Michael Tomasello – The Origins of Human Morality

Michael Tomasello discusses The Origins of Human Morality in Scientific American:

If evolution is about survival of the fittest, how did humans ever become moral creatures? If evolution is each individual maximizing their own fitness, how did humans come to feel that they really ought to help others and be fair to them?

https://www.scientificamerican.com/arti … -morality/

There have been two common responses – altruism and reciprocity:

There have traditionally been two answers to such questions. First, it makes sense for individuals to help their kin, with whom they share genes, a process known as inclusive fitness. Second, situations of reciprocity can arise in which I scratch your back and you scratch mine and we both benefit in the long run.

He admits neither of these explanations are tenable:

Moreover, neither of these traditional explanations gets at what is arguably the essence of human morality—the sense of obligation that human beings feel toward one another.

He presents another possibility – interdependence:

Recently a new approach to looking at the problem of morality has come to the fore. The key insight is a recognition that individuals who live in a social group in which everyone depends on everyone else for their survival and well-being operate with a specific kind of logic. In this logic of interdependence, as we may call it, if I depend on you, then it is in my interest to help ensure your well-being. More generally, if we all depend on one another, then we must all take care of one another.

He says humans were forced into interdependence:

How did this situation come about? The answer has to do with the particular circumstances that forced humans into ever more cooperative ways of life, especially when they are acquiring food and other basic resources.

He compares it with primates where they get their food through dominance:

Our closest living relatives—chimpanzees and bonobos—forage for fruit and vegetation in small parties, but when resources are found, each individual scrambles to obtain food on its own. If any conflict arises, it is solved through dominance: the best fighter wins.

He claims instead human survival depended on mutual collaboration:

Early humans needed new options. One alternative involved scavenging carcasses killed by other animals. But then, according to an account from anthropologist Mary C. Stiner of the University of Arizona, some early humans—the best guess is Homo heidelbergensis some 400,000 years ago—began obtaining most of their food through active collaboration in which individuals formed joint goals to work together in hunting and gathering. Indeed, the collaboration became obligate (compulsory) in that it was essential to their survival.

Even if this is true, what is to keep one group of humans from fighting another group to get their hunting grounds or farmland? There is no mandate that two such groups of people interdepend on each other.

The key point for the evolution of morality is that early human individuals who were socially selected for collaborative foraging through their choice of partners developed new ways of relating to others.

Even if we grant this is true, it would only be descriptive morality, not normative morality. Why ought humans work collaboratively? And even if this was true that it is normative morality, morality encompasses much more than working together. How can collaborative ethics explain why we shouldn’t rape or murder or not cheat?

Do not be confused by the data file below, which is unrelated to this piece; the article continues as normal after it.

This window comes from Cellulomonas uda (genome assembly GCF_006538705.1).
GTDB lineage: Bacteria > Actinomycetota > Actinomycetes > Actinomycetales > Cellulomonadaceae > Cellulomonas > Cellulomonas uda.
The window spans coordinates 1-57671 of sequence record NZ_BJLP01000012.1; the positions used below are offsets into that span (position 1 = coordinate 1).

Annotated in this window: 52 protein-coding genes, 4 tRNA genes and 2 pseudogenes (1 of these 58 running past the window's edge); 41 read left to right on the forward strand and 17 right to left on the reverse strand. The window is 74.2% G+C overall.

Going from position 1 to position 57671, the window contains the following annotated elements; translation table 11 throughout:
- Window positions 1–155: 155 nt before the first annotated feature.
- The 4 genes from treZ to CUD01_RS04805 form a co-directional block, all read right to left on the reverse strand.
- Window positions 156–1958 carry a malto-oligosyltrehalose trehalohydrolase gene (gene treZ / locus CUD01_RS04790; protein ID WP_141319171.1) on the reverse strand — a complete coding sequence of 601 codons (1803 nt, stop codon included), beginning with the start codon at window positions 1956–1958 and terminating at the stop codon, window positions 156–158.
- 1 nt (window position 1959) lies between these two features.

In addition, one’s own survival depended on others seeing you as a competent and motivated collaborative partner.

If one claims this, then one can claim anything for evolution. Why not also state one’s own survival depends on being moral? Or it’s dependent on being a kind and generous person? One can make up any assertion and say one’s own survival depends on it.

In experiments from our laboratory, even young children care about how they are being evaluated by others, whereas chimpanzees seemingly do not.

If this is true, it points out humans are intrinsically different than even our alleged closest ancestors. As a matter of fact, the entire argument of the articles distinguishes humans from other animals. So why should morality only evolve in humans?

Of course, any individual could choose to act against a moral norm. But when called to task by other group members, the options were limited: one could ignore their criticism and censure and so place oneself outside the practices and values shared by the culture, perhaps leading to exclusion from the group.

Criticism, censure, and exclusion does not automatically mean someone did something morally wrong. It can be that person is actually the one that is morally right and everyone else is morally wrong.

Modern humans thought of the cultural norms as legitimate means by which they could regulate themselves and their impulses and signal a sense of group identity.

Cultural norms is subjective morality, not objective morality.

Interestingly, he concludes with a resulting potential of conflict between the in-group and the out-group would be war:

As a consequence, it becomes less clear who constitutes a “we” and who is in the out-group. The resulting potential for divisiveness leads to both internal social tensions within a society and, at the level of nations, to outright war—the ultimate example of in- and out-group conflicts.
But if we are to solve our largest challenges as a species, which threaten all human societies alike, we had best be prepared to think of all of humanity as a “we.”

And the question remains: why ought people do that?